The Blu-ray offers the soundtrack in standard Dolby Digital 5.1 or lossless Dolby TrueHD 5.1 formats. Dialogue sounds a little flat, but the music (especially Strauss's Also Sprach Zarathustra) has nice body and depth. The movie features some very loud, shocking sound effects. The aerobraking sequence is an auditory highlight with pretty intense bass action guaranteed to get your subwoofer rumbling.
Even though the movie played in 70mm theatrical engagements with a 6-track audio mix, the 5.1 options on the Blu-ray are virtually devoid of surround activity. Whether that's inherent to the original sound design (it wouldn't surprise me) or an issue with the conversion to 5.1 configuration, I can't say.
Unfortunately, Warner has never felt any desire to lavish '2010' with the type of Special Edition treatment it has afforded to '2001'. The DVD edition had basically no bonus features, and the Blu-ray follows suit.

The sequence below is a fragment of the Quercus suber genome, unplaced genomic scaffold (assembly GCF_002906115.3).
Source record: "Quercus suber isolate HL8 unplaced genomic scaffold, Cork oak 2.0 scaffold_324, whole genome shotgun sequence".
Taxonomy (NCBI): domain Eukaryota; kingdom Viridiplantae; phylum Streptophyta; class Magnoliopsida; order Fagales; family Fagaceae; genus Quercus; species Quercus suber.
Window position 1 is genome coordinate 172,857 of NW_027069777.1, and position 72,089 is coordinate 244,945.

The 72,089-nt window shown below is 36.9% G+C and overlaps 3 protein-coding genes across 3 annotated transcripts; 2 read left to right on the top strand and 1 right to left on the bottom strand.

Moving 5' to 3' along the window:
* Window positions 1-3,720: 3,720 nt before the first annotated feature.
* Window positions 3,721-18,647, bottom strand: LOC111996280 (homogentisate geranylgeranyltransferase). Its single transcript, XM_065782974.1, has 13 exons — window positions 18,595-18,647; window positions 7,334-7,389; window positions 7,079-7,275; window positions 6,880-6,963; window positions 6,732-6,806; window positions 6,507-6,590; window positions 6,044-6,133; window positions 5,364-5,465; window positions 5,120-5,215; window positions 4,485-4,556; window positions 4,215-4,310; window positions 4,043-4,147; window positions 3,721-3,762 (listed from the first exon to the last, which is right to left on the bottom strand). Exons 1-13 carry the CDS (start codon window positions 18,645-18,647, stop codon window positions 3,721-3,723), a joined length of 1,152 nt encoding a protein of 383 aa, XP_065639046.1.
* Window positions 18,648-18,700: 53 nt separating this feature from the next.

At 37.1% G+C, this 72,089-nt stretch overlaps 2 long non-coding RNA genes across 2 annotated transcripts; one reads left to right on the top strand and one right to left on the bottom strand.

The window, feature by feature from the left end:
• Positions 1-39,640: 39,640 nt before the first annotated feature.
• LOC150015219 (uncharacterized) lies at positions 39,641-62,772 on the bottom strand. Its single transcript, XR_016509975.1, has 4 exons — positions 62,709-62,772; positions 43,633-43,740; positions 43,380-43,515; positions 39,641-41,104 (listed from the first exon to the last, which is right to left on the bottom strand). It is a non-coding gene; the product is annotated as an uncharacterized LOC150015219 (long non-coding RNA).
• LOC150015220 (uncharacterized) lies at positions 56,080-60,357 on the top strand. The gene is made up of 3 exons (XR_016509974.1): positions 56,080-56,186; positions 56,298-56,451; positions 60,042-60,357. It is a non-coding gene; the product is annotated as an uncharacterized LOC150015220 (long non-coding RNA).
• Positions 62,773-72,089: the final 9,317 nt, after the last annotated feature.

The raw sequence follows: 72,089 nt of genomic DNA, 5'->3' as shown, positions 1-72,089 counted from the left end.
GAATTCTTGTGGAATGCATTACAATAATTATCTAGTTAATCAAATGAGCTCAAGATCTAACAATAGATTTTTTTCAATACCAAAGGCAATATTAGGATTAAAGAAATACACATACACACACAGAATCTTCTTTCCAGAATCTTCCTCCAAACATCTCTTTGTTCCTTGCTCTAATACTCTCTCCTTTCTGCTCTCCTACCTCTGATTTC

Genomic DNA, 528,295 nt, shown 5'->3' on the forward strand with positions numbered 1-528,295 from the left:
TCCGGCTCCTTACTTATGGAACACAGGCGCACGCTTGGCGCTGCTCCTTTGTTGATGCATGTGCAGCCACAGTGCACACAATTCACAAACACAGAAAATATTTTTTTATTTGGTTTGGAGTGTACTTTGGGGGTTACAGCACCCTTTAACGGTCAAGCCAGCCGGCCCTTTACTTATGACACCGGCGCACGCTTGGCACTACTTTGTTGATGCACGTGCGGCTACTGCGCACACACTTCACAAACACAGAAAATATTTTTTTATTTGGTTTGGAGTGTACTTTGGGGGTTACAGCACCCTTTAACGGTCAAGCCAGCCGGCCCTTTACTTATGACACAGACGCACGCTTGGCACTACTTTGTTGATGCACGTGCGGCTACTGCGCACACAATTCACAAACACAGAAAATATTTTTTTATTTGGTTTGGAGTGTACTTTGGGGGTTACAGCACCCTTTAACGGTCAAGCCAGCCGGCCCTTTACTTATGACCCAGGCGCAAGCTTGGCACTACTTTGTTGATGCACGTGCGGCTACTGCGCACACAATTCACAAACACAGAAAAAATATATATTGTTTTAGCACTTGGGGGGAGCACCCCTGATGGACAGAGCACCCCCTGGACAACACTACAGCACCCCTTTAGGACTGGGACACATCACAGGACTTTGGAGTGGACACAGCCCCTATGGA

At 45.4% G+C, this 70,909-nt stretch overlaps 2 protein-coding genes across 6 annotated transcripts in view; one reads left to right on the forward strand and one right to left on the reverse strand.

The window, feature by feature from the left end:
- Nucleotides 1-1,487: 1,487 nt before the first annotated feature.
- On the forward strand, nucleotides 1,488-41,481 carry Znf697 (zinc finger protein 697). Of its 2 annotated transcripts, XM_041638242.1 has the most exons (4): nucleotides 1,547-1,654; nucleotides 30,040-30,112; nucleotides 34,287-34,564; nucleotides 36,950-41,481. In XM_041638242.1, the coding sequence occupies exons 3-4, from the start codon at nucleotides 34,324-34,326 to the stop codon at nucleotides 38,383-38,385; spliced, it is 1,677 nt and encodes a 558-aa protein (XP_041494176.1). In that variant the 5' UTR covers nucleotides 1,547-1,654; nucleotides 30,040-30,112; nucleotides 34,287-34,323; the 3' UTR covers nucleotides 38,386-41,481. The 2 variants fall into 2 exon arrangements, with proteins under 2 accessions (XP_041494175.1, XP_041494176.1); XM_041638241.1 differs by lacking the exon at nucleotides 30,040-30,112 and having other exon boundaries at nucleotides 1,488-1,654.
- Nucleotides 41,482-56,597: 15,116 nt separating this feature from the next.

- Behind the Story: 2010 – The Odyssey Continues (SD, 9 min.) – Arthur Clarke introduces the movie by the novel's title, '2010: Odyssey Two', in the introduction to this vintage making-of promo. The short piece doesn't go into much depth, but does offer some quick interviews with visual futurist Syd Mead, production designers (who stress the importance of a utilitarian style in the sets), and SFX people. It's kind of amazing to see that Clarke and director Peter Hyams were essentially communicating by email (via a primitive "computer link-up") all the way back in 1984. Around that time, I thought I was on the cutting edge playing ColecoVision.
- Theatrical Trailer (SD, 3 min.) – A 4:3 pan & scan trailer in pretty lousy condition.
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'2010' is a movie simultaneously underrated and not nearly as good as it should have been. If you can try to divorce your expectations from any comparison to '2001: A Space Odyssey', it's a solid '80s sci-fi adventure. Unfortunately, it is a sequel to '2001', and on that mark utterly fails. The Blu-ray looks and sounds about as good as the movie can look or sound, and is worth a recommendation.